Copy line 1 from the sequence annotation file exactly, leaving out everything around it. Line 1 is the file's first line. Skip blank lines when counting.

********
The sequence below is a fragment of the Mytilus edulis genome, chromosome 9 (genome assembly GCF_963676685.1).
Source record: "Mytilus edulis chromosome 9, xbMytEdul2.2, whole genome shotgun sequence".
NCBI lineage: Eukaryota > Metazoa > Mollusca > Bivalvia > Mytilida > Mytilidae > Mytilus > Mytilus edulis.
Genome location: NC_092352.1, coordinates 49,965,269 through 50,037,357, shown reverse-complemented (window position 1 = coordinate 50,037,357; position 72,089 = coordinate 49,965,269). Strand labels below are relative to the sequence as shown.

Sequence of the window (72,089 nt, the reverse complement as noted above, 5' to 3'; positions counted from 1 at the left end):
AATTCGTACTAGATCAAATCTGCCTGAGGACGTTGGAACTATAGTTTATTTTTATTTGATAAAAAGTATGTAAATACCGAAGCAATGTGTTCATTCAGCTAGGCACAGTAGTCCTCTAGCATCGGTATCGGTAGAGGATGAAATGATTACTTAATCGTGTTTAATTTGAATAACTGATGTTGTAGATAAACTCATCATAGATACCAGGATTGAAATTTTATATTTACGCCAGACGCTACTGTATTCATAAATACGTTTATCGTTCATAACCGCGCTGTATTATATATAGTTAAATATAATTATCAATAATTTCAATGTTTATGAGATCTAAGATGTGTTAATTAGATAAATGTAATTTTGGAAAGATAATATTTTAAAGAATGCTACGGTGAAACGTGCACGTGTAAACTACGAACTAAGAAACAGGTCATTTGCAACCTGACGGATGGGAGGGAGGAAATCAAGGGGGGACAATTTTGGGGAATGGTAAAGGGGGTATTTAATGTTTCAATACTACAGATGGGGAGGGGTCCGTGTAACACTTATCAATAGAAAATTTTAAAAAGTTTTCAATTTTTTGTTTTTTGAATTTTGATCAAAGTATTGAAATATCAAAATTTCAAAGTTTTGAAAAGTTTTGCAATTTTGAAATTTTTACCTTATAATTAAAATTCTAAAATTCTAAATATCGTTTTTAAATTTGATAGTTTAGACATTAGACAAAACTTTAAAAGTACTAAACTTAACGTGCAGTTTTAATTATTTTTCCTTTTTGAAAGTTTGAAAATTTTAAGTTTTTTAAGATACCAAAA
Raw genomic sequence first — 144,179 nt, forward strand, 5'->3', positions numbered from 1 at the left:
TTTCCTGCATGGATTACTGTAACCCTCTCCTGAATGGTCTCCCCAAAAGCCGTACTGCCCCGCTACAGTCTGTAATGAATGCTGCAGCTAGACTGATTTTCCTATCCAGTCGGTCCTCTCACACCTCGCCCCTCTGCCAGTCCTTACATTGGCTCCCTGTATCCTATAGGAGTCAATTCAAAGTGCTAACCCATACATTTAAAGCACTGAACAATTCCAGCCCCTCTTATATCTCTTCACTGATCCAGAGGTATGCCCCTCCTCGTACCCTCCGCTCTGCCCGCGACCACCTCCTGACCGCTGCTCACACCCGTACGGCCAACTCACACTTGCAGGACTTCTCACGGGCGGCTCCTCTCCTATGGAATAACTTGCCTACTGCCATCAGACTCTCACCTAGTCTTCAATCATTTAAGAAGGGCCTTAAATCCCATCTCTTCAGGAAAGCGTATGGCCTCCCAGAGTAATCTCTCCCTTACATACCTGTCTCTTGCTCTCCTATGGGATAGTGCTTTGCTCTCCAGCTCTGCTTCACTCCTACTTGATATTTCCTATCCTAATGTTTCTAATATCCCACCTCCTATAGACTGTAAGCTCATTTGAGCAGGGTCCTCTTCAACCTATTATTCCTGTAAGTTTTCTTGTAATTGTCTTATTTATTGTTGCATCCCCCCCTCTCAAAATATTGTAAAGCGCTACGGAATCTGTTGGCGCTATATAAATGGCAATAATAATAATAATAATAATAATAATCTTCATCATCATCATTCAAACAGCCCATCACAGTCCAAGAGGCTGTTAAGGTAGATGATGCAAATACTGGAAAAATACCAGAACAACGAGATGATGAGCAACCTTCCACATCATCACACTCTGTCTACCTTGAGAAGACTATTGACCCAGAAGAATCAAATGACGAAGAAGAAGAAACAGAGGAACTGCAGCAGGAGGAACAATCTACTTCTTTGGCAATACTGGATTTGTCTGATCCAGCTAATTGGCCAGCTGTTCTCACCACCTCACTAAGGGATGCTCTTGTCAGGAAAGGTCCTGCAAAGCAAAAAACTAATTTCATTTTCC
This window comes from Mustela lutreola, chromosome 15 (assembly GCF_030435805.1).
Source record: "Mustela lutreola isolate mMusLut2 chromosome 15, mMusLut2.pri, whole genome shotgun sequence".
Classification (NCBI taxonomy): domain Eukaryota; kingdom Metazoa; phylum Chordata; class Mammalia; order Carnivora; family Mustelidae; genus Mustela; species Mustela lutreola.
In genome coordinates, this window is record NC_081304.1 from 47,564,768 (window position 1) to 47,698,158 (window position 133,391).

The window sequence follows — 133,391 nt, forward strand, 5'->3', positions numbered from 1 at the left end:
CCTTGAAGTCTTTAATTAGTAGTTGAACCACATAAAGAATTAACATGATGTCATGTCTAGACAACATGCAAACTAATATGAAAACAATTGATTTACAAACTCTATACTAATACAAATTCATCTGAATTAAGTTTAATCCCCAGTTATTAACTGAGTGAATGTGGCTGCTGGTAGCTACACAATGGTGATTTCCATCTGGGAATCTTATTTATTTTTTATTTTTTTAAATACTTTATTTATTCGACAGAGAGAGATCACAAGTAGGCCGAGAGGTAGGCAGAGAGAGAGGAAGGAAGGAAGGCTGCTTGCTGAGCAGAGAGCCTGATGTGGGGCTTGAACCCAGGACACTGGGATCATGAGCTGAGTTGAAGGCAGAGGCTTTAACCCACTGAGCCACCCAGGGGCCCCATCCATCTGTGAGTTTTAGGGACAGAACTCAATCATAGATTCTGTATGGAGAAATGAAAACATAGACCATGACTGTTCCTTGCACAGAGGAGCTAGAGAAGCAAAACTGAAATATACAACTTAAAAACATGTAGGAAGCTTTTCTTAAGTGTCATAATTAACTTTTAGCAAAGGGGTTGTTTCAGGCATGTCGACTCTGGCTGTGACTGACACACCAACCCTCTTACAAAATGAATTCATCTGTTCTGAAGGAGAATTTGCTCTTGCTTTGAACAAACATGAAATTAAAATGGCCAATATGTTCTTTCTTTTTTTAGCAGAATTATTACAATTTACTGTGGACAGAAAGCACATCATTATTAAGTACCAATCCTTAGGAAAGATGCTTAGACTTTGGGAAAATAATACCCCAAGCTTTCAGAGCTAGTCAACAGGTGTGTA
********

The sequence below is a fragment of the Mytilus edulis genome, chromosome 9 (genome assembly GCF_963676685.1).